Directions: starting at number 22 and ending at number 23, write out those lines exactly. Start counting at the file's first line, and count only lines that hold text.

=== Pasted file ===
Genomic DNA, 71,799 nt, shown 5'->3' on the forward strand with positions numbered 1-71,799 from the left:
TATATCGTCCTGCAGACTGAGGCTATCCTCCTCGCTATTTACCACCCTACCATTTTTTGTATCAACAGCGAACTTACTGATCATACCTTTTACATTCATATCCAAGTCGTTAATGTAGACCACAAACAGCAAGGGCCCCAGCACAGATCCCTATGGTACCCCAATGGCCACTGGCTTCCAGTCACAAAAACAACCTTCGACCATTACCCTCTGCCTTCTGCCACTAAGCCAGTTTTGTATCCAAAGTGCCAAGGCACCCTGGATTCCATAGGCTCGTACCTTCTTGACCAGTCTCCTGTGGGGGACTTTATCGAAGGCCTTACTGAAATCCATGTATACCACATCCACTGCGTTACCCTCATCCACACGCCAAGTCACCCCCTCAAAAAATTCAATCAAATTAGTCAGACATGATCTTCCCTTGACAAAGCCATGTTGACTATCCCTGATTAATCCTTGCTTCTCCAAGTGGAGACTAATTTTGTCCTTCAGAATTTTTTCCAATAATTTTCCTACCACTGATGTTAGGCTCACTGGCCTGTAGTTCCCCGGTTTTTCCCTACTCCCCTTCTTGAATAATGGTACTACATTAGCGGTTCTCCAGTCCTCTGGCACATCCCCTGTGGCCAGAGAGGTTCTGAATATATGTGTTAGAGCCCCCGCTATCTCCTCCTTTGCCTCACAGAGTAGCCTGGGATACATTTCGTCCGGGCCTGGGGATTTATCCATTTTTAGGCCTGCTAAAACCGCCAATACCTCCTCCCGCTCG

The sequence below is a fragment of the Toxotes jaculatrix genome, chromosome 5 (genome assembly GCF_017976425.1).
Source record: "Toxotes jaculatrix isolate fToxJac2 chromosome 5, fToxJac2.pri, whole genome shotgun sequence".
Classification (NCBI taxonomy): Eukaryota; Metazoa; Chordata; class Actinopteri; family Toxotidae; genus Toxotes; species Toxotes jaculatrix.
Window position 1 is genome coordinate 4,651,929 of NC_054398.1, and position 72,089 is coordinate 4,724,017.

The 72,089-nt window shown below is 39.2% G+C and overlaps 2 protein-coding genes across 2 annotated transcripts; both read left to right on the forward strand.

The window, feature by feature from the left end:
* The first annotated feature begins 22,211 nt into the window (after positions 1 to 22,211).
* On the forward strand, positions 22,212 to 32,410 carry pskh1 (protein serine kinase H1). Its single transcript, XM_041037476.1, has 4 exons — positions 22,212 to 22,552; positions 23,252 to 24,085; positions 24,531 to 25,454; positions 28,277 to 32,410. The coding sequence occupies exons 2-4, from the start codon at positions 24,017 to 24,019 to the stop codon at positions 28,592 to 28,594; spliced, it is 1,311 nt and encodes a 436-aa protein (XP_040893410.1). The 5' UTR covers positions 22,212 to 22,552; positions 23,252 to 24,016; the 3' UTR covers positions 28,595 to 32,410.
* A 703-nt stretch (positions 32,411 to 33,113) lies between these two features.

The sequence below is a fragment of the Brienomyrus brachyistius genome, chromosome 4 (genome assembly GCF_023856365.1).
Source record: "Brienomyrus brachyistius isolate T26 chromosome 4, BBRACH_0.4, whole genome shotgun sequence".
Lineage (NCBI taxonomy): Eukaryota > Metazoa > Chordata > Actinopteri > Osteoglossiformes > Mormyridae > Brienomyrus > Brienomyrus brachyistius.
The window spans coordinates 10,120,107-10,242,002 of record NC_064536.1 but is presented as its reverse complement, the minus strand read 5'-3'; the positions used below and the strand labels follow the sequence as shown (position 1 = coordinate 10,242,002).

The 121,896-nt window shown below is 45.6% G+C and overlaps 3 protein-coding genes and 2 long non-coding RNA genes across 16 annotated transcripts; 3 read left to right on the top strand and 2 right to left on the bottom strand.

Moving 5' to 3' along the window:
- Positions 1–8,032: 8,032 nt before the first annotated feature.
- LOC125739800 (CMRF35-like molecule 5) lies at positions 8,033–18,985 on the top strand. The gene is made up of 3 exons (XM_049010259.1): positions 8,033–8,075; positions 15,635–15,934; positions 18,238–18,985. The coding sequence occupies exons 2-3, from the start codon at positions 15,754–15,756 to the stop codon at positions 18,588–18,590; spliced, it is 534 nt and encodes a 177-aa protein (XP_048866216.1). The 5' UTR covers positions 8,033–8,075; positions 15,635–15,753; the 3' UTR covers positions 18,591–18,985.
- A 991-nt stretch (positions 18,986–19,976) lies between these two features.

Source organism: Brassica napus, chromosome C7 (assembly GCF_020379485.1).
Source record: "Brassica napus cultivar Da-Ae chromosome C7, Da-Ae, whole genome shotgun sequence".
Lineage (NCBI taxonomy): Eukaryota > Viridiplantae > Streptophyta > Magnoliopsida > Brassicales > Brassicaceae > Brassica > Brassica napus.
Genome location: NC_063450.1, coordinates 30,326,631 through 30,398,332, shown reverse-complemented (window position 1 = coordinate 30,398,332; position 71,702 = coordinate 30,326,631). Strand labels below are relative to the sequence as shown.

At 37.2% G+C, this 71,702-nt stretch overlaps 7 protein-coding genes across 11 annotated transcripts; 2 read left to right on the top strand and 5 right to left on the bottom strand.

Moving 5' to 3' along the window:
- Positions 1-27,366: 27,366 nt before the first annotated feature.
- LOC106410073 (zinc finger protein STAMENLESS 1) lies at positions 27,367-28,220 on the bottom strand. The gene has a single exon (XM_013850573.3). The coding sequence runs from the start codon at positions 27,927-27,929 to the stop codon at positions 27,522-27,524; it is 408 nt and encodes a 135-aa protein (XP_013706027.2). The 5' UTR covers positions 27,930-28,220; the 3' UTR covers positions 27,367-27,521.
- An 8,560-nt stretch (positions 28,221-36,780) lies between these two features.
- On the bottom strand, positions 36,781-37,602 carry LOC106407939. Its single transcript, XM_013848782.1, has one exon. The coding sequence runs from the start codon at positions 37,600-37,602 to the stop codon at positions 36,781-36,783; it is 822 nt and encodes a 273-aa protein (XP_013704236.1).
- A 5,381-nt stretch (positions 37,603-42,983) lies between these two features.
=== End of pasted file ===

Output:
Source record: "Brassica napus cultivar Da-Ae chromosome C7, Da-Ae, whole genome shotgun sequence".
Lineage (NCBI taxonomy): Eukaryota > Viridiplantae > Streptophyta > Magnoliopsida > Brassicales > Brassicaceae > Brassica > Brassica napus.